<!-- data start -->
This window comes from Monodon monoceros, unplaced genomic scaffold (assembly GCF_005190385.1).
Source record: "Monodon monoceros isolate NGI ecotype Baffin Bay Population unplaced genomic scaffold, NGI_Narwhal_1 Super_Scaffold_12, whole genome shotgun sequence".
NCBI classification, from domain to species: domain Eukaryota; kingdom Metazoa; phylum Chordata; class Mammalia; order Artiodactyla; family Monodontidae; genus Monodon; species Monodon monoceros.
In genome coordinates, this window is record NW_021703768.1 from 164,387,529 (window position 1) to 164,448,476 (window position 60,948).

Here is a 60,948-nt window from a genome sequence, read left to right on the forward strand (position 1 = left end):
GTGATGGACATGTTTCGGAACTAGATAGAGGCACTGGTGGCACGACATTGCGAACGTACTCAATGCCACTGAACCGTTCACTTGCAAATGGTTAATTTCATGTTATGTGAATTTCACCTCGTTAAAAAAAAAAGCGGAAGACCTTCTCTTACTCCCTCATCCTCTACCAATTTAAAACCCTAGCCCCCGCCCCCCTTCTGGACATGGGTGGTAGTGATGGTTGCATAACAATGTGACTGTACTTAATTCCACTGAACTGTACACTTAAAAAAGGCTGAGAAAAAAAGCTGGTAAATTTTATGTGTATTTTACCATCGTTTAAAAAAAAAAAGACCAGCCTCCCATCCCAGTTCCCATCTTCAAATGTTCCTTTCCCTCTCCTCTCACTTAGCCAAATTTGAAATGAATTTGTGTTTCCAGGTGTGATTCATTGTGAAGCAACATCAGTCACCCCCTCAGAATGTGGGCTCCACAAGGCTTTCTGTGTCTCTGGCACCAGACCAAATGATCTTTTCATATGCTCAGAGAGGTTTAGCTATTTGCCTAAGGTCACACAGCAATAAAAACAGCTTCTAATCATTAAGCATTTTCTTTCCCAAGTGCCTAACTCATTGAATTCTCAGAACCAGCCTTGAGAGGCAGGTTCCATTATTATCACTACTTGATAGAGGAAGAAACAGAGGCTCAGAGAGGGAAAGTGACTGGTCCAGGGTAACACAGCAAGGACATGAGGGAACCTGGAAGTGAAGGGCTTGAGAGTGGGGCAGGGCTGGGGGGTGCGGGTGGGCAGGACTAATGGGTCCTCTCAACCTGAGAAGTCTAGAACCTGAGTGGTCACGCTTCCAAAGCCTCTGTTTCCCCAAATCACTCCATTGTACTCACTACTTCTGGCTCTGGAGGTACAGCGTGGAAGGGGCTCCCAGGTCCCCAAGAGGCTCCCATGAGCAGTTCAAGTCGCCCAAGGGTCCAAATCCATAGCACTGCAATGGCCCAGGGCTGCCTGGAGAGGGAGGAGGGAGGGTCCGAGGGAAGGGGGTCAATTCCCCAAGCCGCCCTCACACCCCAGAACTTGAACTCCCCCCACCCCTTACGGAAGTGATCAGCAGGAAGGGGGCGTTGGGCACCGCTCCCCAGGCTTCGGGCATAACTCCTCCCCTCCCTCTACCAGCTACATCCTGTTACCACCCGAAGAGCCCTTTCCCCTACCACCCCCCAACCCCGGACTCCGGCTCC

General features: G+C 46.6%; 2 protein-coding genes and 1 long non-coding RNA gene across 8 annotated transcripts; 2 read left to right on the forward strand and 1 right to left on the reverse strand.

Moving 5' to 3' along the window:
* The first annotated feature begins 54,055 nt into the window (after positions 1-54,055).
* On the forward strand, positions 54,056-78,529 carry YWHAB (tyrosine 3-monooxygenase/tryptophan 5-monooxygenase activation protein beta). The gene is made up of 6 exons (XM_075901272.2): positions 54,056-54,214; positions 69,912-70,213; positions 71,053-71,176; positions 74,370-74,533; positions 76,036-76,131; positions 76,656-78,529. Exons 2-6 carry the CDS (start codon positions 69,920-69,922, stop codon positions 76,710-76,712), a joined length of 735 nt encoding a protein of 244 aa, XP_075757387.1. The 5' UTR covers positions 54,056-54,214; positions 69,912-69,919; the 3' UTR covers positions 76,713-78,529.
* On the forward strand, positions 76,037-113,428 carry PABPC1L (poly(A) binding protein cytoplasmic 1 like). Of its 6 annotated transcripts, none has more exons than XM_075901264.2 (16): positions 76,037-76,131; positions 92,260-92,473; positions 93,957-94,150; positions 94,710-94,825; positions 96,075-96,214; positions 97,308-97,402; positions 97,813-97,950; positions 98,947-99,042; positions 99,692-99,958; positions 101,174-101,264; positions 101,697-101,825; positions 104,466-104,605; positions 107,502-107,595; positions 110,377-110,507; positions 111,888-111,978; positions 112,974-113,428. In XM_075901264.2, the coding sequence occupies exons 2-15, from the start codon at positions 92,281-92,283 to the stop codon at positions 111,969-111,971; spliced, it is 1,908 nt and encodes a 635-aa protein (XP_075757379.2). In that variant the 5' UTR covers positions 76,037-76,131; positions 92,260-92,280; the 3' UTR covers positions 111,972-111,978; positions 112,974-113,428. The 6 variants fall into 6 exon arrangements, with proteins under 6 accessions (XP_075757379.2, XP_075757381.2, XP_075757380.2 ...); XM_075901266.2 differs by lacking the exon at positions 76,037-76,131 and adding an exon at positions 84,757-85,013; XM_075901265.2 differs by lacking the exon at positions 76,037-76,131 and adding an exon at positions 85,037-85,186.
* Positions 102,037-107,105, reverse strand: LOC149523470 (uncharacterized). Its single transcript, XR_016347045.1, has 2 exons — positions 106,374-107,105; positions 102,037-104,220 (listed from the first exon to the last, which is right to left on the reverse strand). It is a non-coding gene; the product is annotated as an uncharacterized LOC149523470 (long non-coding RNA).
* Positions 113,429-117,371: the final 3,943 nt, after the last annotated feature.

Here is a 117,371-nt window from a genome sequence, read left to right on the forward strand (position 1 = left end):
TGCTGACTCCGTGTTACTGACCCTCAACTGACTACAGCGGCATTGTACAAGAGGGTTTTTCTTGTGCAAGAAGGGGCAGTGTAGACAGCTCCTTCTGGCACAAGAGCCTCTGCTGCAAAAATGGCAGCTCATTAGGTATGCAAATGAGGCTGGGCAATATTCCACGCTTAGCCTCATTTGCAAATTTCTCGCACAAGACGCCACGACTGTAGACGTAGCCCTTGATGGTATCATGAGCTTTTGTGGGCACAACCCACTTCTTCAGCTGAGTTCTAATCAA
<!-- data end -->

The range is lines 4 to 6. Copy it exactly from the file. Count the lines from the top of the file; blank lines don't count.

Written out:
In genome coordinates, this window is record NW_021703768.1 from 164,387,529 (window position 1) to 164,448,476 (window position 60,948).

Here is a 60,948-nt window from a genome sequence, read left to right on the forward strand (position 1 = left end):
GTGATGGACATGTTTCGGAACTAGATAGAGGCACTGGTGGCACGACATTGCGAACGTACTCAATGCCACTGAACCGTTCACTTGCAAATGGTTAATTTCATGTTATGTGAATTTCACCTCGTTAAAAAAAAAAGCGGAAGACCTTCTCTTACTCCCTCATCCTCTACCAATTTAAAACCCTAGCCCCCGCCCCCCTTCTGGACATGGGTGGTAGTGATGGTTGCATAACAATGTGACTGTACTTAATTCCACTGAACTGTACACTTAAAAAAGGCTGAGAAAAAAAGCTGGTAAATTTTATGTGTATTTTACCATCGTTTAAAAAAAAAAAGACCAGCCTCCCATCCCAGTTCCCATCTTCAAATGTTCCTTTCCCTCTCCTCTCACTTAGCCAAATTTGAAATGAATTTGTGTTTCCAGGTGTGATTCATTGTGAAGCAACATCAGTCACCCCCTCAGAATGTGGGCTCCACAAGGCTTTCTGTGTCTCTGGCACCAGACCAAATGATCTTTTCATATGCTCAGAGAGGTTTAGCTATTTGCCTAAGGTCACACAGCAATAAAAACAGCTTCTAATCATTAAGCATTTTCTTTCCCAAGTGCCTAACTCATTGAATTCTCAGAACCAGCCTTGAGAGGCAGGTTCCATTATTATCACTACTTGATAGAGGAAGAAACAGAGGCTCAGAGAGGGAAAGTGACTGGTCCAGGGTAACACAGCAAGGACATGAGGGAACCTGGAAGTGAAGGGCTTGAGAGTGGGGCAGGGCTGGGGGGTGCGGGTGGGCAGGACTAATGGGTCCTCTCAACCTGAGAAGTCTAGAACCTGAGTGGTCACGCTTCCAAAGCCTCTGTTTCCCCAAATCACTCCATTGTACTCACTACTTCTGGCTCTGGAGGTACAGCGTGGAAGGGGCTCCCAGGTCCCCAAGAGGCTCCCATGAGCAGTTCAAGTCGCCCAAGGGTCCAAATCCATAGCACTGCAATGGCCCAGGGCTGCCTGGAGAGGGAGGAGGGAGGGTCCGAGGGAAGGGGGTCAATTCCCCAAGCCGCCCTCACACCCCAGAACTTGAACTCCCCCCACCCCTTACGGAAGTGATCAGCAGGAAGGGGGCGTTGGGCACCGCTCCCCAGGCTTCGGGCATAACTCCTCCCCTCCCTCTACCAGCTACATCCTGTTACCACCCGAAGAGCCCTTTCCCCTACCACCCCCCAACCCCGGACTCCGGCTCC